We boarded our bus after to lunch to head to Pisa. It was nice to just sit and relax for a short while - the bus was nicely cool, which made it very pleasant. When we reached Pisa we had quite a walk to the tower - the area that buses were allowed was not that close. Walking from the bus we could really feel the sun. It was early afternoon and very hot. The temperature was over 40°C and there was no breeze at all.
Once we reached the area near the church and tower we were on our own to enjoy. We didn’t move too quickly, it was just too hot and humid. People everywhere were trying to find a shady spot to stand. One of our favourite photos is that of the people sitting on the grass in the shadow of the tower. The leaning tower is actually the Campanile, or bell tower, of a Duomo within a walled area known as Campo dei Miracoli (Field of Miracles). To complete the site there is a Baptistry and Campo Santo (cemetery). It is a well persevered site - worth the visit.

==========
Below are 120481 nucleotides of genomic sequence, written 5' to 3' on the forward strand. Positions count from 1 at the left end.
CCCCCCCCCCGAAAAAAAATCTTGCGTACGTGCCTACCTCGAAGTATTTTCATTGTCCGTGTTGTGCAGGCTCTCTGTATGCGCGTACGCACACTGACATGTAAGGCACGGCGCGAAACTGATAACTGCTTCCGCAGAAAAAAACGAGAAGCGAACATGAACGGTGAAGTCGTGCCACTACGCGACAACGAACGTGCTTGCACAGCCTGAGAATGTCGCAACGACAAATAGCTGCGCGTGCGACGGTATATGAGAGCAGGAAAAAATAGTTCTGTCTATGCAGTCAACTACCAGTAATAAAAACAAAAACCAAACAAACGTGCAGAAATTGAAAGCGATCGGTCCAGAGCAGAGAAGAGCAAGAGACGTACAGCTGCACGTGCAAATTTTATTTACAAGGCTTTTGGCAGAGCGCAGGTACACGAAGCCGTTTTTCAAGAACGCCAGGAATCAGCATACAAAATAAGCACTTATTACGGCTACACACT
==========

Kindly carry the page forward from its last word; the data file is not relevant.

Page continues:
We had a few minutes to spare when we made it back to the assembly point for our group. While waiting we chatted with a group of three American couples. It was when talking with these people that we found out about the story we spoke of on the Civitavecchia page. The three couples had decided to do Rome on their own - so they had taken the train into the city from Civitavecchia. Something that we had noticed in the “Celebrity Today” daily newsletter was that the train service was “extremely unreliable” - and these people experienced it first hand. On their return to the ship the train was delayed two hours and they truly believed that they were going to miss the ship’s departure time. On the train with them was a crew member from the Queen Elizabeth 2, and he was in a worse predicament - he was pretty much late for his ship prior to the delay. He had said if he didn’t make the ship’s departure then he would be fired from his job. When the train reached the station in Civitavecchia the QE2 crewman ran like the wind according to the American couples. They also said that they quick marched to the ship - even though it was hot. When they arrived they were told that the ship would have been held anyway - a tour bus was delayed - our tour bus. It was a tour arranged through the cruise line, so they wouldn’t abandon us - but the ship would have left without the train travellers. We joked around and they thanked us for our broken-down bus.